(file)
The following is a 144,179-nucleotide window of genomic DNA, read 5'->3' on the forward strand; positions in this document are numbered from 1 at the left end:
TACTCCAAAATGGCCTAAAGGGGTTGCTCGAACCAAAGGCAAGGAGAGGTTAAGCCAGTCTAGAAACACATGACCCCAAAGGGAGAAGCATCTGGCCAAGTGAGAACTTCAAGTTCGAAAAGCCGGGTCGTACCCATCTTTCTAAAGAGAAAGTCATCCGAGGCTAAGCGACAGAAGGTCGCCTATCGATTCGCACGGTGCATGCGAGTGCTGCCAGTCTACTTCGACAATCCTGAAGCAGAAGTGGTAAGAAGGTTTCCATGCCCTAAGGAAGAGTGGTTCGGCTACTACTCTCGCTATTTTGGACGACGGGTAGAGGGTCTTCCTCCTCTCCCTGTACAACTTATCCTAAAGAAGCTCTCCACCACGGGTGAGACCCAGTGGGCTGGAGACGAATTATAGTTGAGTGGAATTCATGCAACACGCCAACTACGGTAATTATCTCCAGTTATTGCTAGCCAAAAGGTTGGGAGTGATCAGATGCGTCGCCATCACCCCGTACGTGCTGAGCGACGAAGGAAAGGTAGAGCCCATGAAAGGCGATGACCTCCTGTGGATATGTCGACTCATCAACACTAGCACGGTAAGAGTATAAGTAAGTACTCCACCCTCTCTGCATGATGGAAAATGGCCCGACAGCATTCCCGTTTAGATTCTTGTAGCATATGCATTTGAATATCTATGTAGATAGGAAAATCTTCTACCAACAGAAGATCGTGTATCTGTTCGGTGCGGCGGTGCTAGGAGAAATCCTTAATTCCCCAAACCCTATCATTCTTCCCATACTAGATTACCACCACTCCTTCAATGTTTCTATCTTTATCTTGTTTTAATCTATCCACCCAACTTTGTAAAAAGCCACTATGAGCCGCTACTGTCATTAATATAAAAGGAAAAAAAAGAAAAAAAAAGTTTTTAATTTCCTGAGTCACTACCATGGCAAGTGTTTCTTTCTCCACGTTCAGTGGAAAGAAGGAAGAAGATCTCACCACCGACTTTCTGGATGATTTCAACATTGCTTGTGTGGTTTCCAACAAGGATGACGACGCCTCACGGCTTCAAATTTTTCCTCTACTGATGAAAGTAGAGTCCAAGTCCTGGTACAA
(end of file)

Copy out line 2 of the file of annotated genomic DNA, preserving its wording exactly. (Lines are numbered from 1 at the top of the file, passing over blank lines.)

TACTCCAAAATGGCCTAAAGGGGTTGCTCGAACCAAAGGCAAGGAGAGGTTAAGCCAGTCTAGAAACACATGACCCCAAAGGGAGAAGCATCTGGCCAAGTGAGAACTTCAAGTTCGAAAAGCCGGGTCGTACCCATCTTTCTAAAGAGAAAGTCATCCGAGGCTAAGCGACAGAAGGTCGCCTATCGATTCGCACGGTGCATGCGAGTGCTGCCAGTCTACTTCGACAATCCTGAAGCAGAAGTGGTAAGAAGGTTTCCATGCCCTAAGGAAGAGTGGTTCGGCTACTACTCTCGCTATTTTGGACGACGGGTAGAGGGTCTTCCTCCTCTCCCTGTACAACTTATCCTAAAGAAGCTCTCCACCACGGGTGAGACCCAGTGGGCTGGAGACGAATTATAGTTGAGTGGAATTCATGCAACACGCCAACTACGGTAATTATCTCCAGTTATTGCTAGCCAAAAGGTTGGGAGTGATCAGATGCGTCGCCATCACCCCGTACGTGCTGAGCGACGAAGGAAAGGTAGAGCCCATGAAAGGCGATGACCTCCTGTGGATATGTCGACTCATCAACACTAGCACGGTAAGAGTATAAGTAAGTACTCCACCCTCTCTGCATGATGGAAAATGGCCCGACAGCATTCCCGTTTAGATTCTTGTAGCATATGCATTTGAATATCTATGTAGATAGGAAAATCTTCTACCAACAGAAGATCGTGTATCTGTTCGGTGCGGCGGTGCTAGGAGAAATCCTTAATTCCCCAAACCCTATCATTCTTCCCATACTAGATTACCACCACTCCTTCAATGTTTCTATCTTTATCTTGTTTTAATCTATCCACCCAACTTTGTAAAAAGCCACTATGAGCCGCTACTGTCATTAATATAAAAGGAAAAAAAAGAAAAAAAAAGTTTTTAATTTCCTGAGTCACTACCATGGCAAGTGTTTCTTTCTCCACGTTCAGTGGAAAGAAGGAAGAAGATCTCACCACCGACTTTCTGGATGATTTCAACATTGCTTGTGTGGTTTCCAACAAGGATGACGACGCCTCACGGCTTCAAATTTTTCCTCTACTGATGAAAGTAGAGTCCAAGTCCTGGTACAA